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Daniel Lewis, barrister and counsel for the respondent, at 3 Hare Court sums up the court’s approach to strike out an insolvency claim on the basis of period of validity.
Dumville and another (as joint liquidators of HS Works Ltd) v Irwin of Irwin & Co (trading as Financial Dynamics Consultants Ltd)  EWHC 1405 (Ch),  All ER (D) 169 (Jun)
A significant body of case law has developed around CPR 6 and CPR 7 and the technicalities as to service and validity of claim forms, which must be served within four months of issue. There is a dearth of similar authority relating to insolvency proceedings and, in particular, to what extent the CPR provisions relating to claim forms apply to the application notices by which they are initiated.
This case is significant in considering the time limits which might render insolvency proceedings invalid and how the CPR should be applied to insolvency proceedings more generally. The decision relating to how a jurisdictional challenge should be approached in insolvency proceedings is relevant not just to the question of the period of validity of the application notice, but also to the more common question of disputing territorial jurisdiction.
The claim was for breach of duty against the former administrator of the company (now in liquidation), although the judgment is of application to any claim commenced by issue of an insolvency application. The insolvency application was issued but was not served as the parties were still involved in pre-action correspondence. The first return date for the application was vacated at the applicant’s request, as was the second. The application notice was then served eight months after issue. No point was taken by the respondent until shortly before trial, when he applied to strike out the claim on the basis that the claim form was served out of time. By this time the respondent had participated in the proceedings and had complied with court directions for the filing of statements of case, provision of disclosure and the exchange of witness and expert evidence. In view of the imminent trial, the strike out application was expedited. In support of the application, the respondent relied upon Re Baillies Ltd (in liquidation)  EWHC 285 (Ch) where it was held that the period of validity for a claim form under the CPR applied to insolvency applications ‘by analogy’.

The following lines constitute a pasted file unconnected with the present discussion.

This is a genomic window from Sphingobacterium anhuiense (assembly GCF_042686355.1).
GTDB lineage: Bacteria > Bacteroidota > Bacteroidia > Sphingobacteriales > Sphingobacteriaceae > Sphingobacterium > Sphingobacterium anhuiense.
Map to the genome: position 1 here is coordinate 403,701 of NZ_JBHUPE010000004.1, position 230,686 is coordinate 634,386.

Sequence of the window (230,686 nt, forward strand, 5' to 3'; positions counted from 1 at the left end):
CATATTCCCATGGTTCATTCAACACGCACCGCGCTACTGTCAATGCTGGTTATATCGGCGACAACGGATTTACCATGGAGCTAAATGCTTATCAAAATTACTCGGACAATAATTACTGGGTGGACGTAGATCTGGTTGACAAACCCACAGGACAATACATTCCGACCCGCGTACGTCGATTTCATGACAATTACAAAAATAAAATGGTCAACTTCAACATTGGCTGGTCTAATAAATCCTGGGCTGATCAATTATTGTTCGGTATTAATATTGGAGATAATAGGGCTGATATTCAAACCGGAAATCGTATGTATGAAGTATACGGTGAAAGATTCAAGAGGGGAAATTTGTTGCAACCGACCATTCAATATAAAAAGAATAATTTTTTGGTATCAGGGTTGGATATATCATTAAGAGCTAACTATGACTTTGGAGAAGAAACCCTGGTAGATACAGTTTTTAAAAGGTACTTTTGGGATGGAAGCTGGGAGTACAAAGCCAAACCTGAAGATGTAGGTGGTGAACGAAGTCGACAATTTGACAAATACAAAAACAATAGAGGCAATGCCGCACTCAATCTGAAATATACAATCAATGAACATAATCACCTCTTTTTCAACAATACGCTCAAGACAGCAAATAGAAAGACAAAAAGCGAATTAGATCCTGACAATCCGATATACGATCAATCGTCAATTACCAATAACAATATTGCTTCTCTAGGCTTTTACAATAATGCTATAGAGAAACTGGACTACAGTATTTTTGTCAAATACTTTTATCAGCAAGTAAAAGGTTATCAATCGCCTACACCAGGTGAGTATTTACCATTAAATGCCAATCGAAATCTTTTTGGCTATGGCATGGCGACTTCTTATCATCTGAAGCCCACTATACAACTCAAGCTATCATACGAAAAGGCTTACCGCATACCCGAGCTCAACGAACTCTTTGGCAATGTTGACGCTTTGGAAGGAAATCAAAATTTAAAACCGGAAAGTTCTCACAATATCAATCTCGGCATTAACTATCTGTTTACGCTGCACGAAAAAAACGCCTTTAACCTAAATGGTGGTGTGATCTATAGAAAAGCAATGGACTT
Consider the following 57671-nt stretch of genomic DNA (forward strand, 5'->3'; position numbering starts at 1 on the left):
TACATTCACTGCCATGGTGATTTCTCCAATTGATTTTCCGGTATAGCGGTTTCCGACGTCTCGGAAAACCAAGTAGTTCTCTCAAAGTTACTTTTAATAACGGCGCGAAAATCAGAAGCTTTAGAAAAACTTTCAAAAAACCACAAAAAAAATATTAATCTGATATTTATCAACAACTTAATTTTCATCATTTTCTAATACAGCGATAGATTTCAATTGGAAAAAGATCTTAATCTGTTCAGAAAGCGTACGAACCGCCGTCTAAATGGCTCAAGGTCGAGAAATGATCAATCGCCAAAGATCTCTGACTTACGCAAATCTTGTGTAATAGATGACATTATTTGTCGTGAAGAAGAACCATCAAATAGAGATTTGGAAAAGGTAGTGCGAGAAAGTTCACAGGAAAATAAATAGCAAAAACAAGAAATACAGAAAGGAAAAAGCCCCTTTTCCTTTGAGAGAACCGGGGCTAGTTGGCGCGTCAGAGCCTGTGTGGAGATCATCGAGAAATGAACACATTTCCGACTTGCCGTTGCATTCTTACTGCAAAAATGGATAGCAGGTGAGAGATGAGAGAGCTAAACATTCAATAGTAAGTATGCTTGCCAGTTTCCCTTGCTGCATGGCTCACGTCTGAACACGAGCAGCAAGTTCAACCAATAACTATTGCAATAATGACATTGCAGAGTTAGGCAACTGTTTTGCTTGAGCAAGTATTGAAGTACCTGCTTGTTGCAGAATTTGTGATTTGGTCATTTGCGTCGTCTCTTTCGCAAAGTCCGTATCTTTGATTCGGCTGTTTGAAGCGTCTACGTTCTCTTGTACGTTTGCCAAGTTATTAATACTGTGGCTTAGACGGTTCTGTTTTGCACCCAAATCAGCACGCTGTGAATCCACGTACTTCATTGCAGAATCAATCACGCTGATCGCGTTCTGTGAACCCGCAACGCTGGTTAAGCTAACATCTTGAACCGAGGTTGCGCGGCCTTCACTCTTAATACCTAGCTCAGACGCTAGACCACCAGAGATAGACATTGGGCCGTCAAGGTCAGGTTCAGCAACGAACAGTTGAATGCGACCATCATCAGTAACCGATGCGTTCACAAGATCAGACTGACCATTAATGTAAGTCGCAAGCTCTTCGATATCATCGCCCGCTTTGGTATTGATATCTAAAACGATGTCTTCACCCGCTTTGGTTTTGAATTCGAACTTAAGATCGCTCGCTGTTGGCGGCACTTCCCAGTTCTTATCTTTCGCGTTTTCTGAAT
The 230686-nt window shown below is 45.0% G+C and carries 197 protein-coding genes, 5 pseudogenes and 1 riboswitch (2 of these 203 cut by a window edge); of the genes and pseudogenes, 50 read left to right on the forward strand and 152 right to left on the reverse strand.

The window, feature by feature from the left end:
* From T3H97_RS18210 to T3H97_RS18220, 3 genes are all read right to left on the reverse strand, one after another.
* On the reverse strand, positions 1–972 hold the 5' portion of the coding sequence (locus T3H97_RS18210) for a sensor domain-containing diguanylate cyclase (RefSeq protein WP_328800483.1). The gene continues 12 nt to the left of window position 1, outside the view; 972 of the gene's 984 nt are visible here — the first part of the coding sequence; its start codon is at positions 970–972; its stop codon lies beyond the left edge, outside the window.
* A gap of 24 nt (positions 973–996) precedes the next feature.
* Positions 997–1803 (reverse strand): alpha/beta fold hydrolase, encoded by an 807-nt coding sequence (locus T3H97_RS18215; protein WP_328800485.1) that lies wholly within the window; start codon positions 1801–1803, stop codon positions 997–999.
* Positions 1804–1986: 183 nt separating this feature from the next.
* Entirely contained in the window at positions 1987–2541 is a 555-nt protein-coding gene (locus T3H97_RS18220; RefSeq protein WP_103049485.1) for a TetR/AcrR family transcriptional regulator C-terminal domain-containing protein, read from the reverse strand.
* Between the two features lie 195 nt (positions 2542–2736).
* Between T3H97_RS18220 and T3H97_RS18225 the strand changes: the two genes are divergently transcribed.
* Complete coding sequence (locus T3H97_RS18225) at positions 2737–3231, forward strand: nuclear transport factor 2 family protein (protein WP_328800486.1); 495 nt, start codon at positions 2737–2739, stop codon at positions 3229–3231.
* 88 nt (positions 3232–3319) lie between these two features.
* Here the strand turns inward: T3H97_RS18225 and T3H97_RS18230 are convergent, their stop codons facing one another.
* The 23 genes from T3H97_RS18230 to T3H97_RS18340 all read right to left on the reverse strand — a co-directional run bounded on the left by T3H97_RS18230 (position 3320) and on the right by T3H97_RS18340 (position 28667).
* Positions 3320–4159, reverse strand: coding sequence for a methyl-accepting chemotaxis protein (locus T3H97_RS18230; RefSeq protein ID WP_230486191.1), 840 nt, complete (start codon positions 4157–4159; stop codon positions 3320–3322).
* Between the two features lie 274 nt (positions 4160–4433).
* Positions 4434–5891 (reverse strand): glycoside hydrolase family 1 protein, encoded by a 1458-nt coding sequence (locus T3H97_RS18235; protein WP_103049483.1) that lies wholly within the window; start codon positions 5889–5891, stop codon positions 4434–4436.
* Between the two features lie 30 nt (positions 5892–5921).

Declining to follow Re Baillies, the court found that there was a difference in commencement procedures between the CPR and the Insolvency (England and Wales) Rules 2016, SI 2016/1024 (IR 2016). The IR 2016 do not provide that an insolvency application lapses if it is not served. Where there has been delays in service of the application notice, the correct procedure for a respondent to follow is to apply to strike out the claim. The grounds for such an application are not whether the proceedings were served outside a four (or if foreign service, six) month period, but whether ‘there can be said to be an irremediable substantial injustice’ if the claim proceeds. The period of validity of four or six months for claim forms was only relevant to the extent that the insolvency court would be unlikely to find an abuse of process when those periods had not passed. The court found that the respondent had not been caused substantial injustice because such prejudice (he suffered from the loss of a limitation defence) was attributable to his own delay in bringing the strike out application. Perhaps, unsurprisingly, the court also decided that the substantial delay in bringing the application, during which time the proceedings were defended on the merits, amounted to a submission to the court’s jurisdiction.
Interviewed by Stephanie Boyer.
The views expressed by our Legal Analysis interviewees are not necessarily those of the proprietor.
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